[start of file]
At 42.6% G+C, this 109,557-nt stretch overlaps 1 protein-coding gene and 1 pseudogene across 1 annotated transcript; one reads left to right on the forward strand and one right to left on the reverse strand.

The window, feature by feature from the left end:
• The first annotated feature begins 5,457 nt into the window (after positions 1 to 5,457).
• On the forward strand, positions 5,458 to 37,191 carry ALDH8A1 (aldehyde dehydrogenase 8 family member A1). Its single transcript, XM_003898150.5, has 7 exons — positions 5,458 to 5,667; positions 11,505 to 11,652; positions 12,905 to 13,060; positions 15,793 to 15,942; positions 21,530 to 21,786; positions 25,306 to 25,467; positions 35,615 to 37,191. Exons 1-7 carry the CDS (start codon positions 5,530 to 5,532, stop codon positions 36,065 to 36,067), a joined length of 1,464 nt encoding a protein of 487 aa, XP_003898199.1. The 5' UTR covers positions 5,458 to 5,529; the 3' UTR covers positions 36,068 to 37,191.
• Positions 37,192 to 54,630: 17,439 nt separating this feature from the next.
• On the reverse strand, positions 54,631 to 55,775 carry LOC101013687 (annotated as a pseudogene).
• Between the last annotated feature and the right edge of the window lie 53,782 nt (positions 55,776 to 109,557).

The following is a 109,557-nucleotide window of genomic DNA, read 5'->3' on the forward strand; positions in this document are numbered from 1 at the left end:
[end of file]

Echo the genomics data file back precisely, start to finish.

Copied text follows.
At 42.6% G+C, this 109,557-nt stretch overlaps 1 protein-coding gene and 1 pseudogene across 1 annotated transcript; one reads left to right on the forward strand and one right to left on the reverse strand.

The window, feature by feature from the left end:
• The first annotated feature begins 5,457 nt into the window (after positions 1 to 5,457).
• On the forward strand, positions 5,458 to 37,191 carry ALDH8A1 (aldehyde dehydrogenase 8 family member A1). Its single transcript, XM_003898150.5, has 7 exons — positions 5,458 to 5,667; positions 11,505 to 11,652; positions 12,905 to 13,060; positions 15,793 to 15,942; positions 21,530 to 21,786; positions 25,306 to 25,467; positions 35,615 to 37,191. Exons 1-7 carry the CDS (start codon positions 5,530 to 5,532, stop codon positions 36,065 to 36,067), a joined length of 1,464 nt encoding a protein of 487 aa, XP_003898199.1. The 5' UTR covers positions 5,458 to 5,529; the 3' UTR covers positions 36,068 to 37,191.
• Positions 37,192 to 54,630: 17,439 nt separating this feature from the next.
• On the reverse strand, positions 54,631 to 55,775 carry LOC101013687 (annotated as a pseudogene).
• Between the last annotated feature and the right edge of the window lie 53,782 nt (positions 55,776 to 109,557).

The following is a 109,557-nucleotide window of genomic DNA, read 5'->3' on the forward strand; positions in this document are numbered from 1 at the left end: